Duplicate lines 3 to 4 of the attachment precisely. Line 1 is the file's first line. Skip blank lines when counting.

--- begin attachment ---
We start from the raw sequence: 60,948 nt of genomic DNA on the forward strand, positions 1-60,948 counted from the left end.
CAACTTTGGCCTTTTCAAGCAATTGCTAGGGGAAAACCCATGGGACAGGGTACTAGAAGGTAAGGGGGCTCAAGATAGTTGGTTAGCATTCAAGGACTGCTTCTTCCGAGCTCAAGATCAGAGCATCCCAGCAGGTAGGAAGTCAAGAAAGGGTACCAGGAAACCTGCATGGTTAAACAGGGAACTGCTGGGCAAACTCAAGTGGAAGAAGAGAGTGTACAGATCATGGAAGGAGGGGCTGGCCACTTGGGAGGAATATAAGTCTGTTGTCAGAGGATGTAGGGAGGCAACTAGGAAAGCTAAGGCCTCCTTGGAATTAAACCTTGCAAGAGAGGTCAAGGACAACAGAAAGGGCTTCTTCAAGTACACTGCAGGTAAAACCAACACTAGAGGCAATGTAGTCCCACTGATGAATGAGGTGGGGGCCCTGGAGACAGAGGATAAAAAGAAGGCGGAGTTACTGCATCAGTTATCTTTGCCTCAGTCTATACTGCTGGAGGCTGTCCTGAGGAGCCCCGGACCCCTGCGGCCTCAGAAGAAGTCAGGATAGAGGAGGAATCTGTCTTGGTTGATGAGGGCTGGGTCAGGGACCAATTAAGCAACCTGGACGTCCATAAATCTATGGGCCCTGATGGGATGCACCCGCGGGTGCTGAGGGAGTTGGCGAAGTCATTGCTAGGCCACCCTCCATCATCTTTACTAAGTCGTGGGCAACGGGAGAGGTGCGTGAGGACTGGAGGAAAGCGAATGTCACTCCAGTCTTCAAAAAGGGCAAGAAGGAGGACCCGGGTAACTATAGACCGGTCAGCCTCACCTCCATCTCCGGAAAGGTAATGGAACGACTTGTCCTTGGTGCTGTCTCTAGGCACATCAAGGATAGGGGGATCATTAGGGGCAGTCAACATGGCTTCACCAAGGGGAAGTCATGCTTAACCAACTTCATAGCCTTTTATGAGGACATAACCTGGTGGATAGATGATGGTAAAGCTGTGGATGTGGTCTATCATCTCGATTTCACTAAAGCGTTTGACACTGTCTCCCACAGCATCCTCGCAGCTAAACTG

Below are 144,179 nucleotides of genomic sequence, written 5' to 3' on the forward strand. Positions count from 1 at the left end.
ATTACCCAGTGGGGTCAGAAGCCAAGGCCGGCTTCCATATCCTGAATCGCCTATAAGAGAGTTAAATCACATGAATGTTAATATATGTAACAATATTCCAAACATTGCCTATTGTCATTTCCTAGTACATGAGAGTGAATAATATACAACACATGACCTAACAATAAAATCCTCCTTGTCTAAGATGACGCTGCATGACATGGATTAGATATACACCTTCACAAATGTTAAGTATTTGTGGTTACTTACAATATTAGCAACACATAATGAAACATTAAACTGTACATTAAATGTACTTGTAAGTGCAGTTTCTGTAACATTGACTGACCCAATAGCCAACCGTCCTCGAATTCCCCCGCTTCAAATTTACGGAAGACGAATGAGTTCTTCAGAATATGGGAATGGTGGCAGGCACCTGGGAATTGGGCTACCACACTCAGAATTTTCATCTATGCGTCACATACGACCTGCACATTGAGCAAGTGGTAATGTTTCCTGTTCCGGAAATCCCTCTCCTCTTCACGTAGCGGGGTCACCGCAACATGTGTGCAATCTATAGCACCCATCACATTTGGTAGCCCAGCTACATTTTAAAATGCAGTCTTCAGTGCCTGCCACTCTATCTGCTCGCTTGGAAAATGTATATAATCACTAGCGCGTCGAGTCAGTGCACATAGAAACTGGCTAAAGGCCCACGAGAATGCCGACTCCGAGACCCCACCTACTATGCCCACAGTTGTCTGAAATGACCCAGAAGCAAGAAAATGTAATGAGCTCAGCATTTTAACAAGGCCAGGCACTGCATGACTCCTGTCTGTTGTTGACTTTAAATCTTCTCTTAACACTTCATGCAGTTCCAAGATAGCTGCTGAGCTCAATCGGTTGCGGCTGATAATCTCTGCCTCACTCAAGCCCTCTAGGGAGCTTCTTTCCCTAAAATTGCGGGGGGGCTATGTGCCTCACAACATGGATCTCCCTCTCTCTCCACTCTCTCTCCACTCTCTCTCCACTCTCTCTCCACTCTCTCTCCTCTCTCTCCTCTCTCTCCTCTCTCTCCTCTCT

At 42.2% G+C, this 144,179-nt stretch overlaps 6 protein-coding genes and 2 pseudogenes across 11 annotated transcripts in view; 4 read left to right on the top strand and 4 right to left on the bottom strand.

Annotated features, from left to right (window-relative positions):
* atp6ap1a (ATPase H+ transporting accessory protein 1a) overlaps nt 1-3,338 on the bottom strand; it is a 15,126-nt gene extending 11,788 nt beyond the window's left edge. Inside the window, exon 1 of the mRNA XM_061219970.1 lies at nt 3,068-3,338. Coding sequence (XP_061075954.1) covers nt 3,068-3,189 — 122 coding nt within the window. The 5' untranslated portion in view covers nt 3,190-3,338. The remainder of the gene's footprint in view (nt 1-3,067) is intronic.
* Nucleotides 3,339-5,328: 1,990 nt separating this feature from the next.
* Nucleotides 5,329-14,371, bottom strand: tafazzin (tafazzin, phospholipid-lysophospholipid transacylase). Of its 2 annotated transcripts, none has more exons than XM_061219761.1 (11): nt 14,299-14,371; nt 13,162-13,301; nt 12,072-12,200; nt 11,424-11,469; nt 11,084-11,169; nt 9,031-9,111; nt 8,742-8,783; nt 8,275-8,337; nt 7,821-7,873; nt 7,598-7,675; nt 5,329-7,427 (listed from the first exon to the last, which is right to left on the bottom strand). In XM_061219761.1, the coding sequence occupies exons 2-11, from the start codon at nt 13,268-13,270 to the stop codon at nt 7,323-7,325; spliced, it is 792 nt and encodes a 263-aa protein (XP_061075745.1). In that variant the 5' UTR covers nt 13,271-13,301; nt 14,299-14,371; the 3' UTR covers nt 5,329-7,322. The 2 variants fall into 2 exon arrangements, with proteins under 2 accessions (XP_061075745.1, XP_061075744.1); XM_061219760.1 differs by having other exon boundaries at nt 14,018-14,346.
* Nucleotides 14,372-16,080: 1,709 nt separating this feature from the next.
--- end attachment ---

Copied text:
Below are 144,179 nucleotides of genomic sequence, written 5' to 3' on the forward strand. Positions count from 1 at the left end.
ATTACCCAGTGGGGTCAGAAGCCAAGGCCGGCTTCCATATCCTGAATCGCCTATAAGAGAGTTAAATCACATGAATGTTAATATATGTAACAATATTCCAAACATTGCCTATTGTCATTTCCTAGTACATGAGAGTGAATAATATACAACACATGACCTAACAATAAAATCCTCCTTGTCTAAGATGACGCTGCATGACATGGATTAGATATACACCTTCACAAATGTTAAGTATTTGTGGTTACTTACAATATTAGCAACACATAATGAAACATTAAACTGTACATTAAATGTACTTGTAAGTGCAGTTTCTGTAACATTGACTGACCCAATAGCCAACCGTCCTCGAATTCCCCCGCTTCAAATTTACGGAAGACGAATGAGTTCTTCAGAATATGGGAATGGTGGCAGGCACCTGGGAATTGGGCTACCACACTCAGAATTTTCATCTATGCGTCACATACGACCTGCACATTGAGCAAGTGGTAATGTTTCCTGTTCCGGAAATCCCTCTCCTCTTCACGTAGCGGGGTCACCGCAACATGTGTGCAATCTATAGCACCCATCACATTTGGTAGCCCAGCTACATTTTAAAATGCAGTCTTCAGTGCCTGCCACTCTATCTGCTCGCTTGGAAAATGTATATAATCACTAGCGCGTCGAGTCAGTGCACATAGAAACTGGCTAAAGGCCCACGAGAATGCCGACTCCGAGACCCCACCTACTATGCCCACAGTTGTCTGAAATGACCCAGAAGCAAGAAAATGTAATGAGCTCAGCATTTTAACAAGGCCAGGCACTGCATGACTCCTGTCTGTTGTTGACTTTAAATCTTCTCTTAACACTTCATGCAGTTCCAAGATAGCTGCTGAGCTCAATCGGTTGCGGCTGATAATCTCTGCCTCACTCAAGCCCTCTAGGGAGCTTCTTTCCCTAAAATTGCGGGGGGGCTATGTGCCTCACAACATGGATCTCCCTCTCTCTCCACTCTCTCTCCACTCTCTCTCCACTCTCTCTCCACTCTCTCTCCTCTCTCTCCTCTCTCTCCTCTCTCTCCTCTCT